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Tennessee ranks 39th in health, which is slightly healthier than we’ve been in the past, but there is still a lot of work to be done.
Earlier this month, I was excited to launch “Healthier Tennessee,” an initiative focused on encouraging Tennesseans to become more physically active, to develop better eating habits and to avoid tobacco use.
Part of this effort is the development of the Governor’s Foundation on Health and Wellness, a non-profit corporation based in Nashville that will lead the initiative. Rick Johnson, who has served as an executive vice president of a Knoxville healthcare provider, president of a management consulting firm, and a senior executive at two publicly-owned Tennessee companies, will be the foundation’s president and chief executive officer.
The foundation also has a board of directors including top executives from the private and public sectors including:
William Gracey, Chief Executive Officer, Blue Cross Blue Shield of Tennessee
R. Clayton McWhorter, Founder and Chairman, Clayton Associates
Perry Stuckey III, Senior Vice President/Chief Human Resources Officer, Eastman Chemical Company
Judith Edge, Corporate Vice President of Human Resources, FedEx Corporation
Richard Johnson, President and Chief Executive Officer, The Governor’s Foundation for Health and Wellness
William E. Carpenter, President and Chief Executive Officer, LifePoint Hospitals
Jamie Woodson, President and Chief Executive Officer, State Collaborative on Reforming Education (S.C.O.R.E.)
Reginald Coopwood, MD, Chief Executive Officer, The Regional Medical Center at Memphis
Mark Cate, Chief of Staff, Governor’s Office, State of Tennessee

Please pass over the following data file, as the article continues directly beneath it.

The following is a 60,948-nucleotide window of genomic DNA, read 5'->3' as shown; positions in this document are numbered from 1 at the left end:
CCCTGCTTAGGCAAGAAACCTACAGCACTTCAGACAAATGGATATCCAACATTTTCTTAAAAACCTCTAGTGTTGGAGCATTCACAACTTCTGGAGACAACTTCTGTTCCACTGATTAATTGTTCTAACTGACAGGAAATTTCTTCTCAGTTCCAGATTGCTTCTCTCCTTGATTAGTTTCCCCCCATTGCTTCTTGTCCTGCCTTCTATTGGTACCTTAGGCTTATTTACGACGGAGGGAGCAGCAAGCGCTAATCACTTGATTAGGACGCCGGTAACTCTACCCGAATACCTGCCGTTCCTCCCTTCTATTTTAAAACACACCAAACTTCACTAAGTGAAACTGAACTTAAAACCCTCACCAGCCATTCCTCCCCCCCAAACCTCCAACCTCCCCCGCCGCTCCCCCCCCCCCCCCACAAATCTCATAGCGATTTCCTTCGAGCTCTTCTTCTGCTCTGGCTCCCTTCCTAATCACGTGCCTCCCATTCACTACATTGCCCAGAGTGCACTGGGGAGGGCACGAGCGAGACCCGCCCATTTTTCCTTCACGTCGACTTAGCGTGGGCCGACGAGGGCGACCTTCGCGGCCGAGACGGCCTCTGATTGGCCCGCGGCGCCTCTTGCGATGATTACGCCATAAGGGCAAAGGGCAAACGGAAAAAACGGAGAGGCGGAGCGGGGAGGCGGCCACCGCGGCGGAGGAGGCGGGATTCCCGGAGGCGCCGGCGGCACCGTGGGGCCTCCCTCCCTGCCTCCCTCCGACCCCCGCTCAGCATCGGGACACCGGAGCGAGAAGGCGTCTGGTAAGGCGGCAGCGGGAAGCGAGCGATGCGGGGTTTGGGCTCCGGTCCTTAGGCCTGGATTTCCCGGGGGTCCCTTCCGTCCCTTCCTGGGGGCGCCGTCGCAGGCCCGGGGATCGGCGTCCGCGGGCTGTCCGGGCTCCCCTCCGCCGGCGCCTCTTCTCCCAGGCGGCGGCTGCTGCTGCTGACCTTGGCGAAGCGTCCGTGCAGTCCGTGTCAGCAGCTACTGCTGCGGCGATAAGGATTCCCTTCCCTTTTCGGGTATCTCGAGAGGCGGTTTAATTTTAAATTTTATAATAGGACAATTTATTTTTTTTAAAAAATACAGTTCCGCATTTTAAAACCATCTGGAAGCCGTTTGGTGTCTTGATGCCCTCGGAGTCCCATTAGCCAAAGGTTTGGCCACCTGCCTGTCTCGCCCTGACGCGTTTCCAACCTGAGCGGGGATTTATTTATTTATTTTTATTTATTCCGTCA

Larry Martin, Interim Commissioner of Finance and Administration, State of Tennessee
Wright Pinson, MD, Chief Executive Officer, Vanderbilt Health System
The Healthier Tennessee initiative and the Governor’s Foundation for Health and Wellness are results of work begun by the Governor’s Health and Wellness Task Force, which I appointed in 2011. I am grateful for their efforts in laying this groundwork.
Tennesseans have high rates of behavior-related diseases like hypertension and stroke, Type II diabetes, heart disease and several types of cancer. There are also too many Tennesseans who are physical inactive. We’re encouraging Tennesseans to become more active, with the goal of moving at least 30 minutes five times a week.
We want Tennesseans to eat more nutritious foods in healthy portions. That means eating more fruits and vegetables, whole grains, fish, leaner meats and less sugar and salt.
We’re encouraging Tennesseans to avoid tobacco use in all its forms.
Healthier Tennessee will bring together employers, health-care providers, health insurance companies, schools and community organizations in ways that promote healthier behavior.
It is a statewide effort, but we believe our best chance for success is to focus on local communities. It is important to leverage strong health and wellness programs that are already happening across the state.
Healthier Tennessee will use proven, best-practice programs and tools in workplaces, schools, places of worship and neighborhoods. We will measure progress and report results. We will have a rewards-and-recognition program for participation and achievement. It will include awards from the governor, a certification program for schools, workplaces, communities and faith-based organizations. It will include competition among participating organizations.
We believe improving the health of Tennesseans will reduce the cost of health care in Tennessee, and it will also improve our state’s overall quality of life. I look forward to the impact that healthier behaviors can have on our state and our citizens.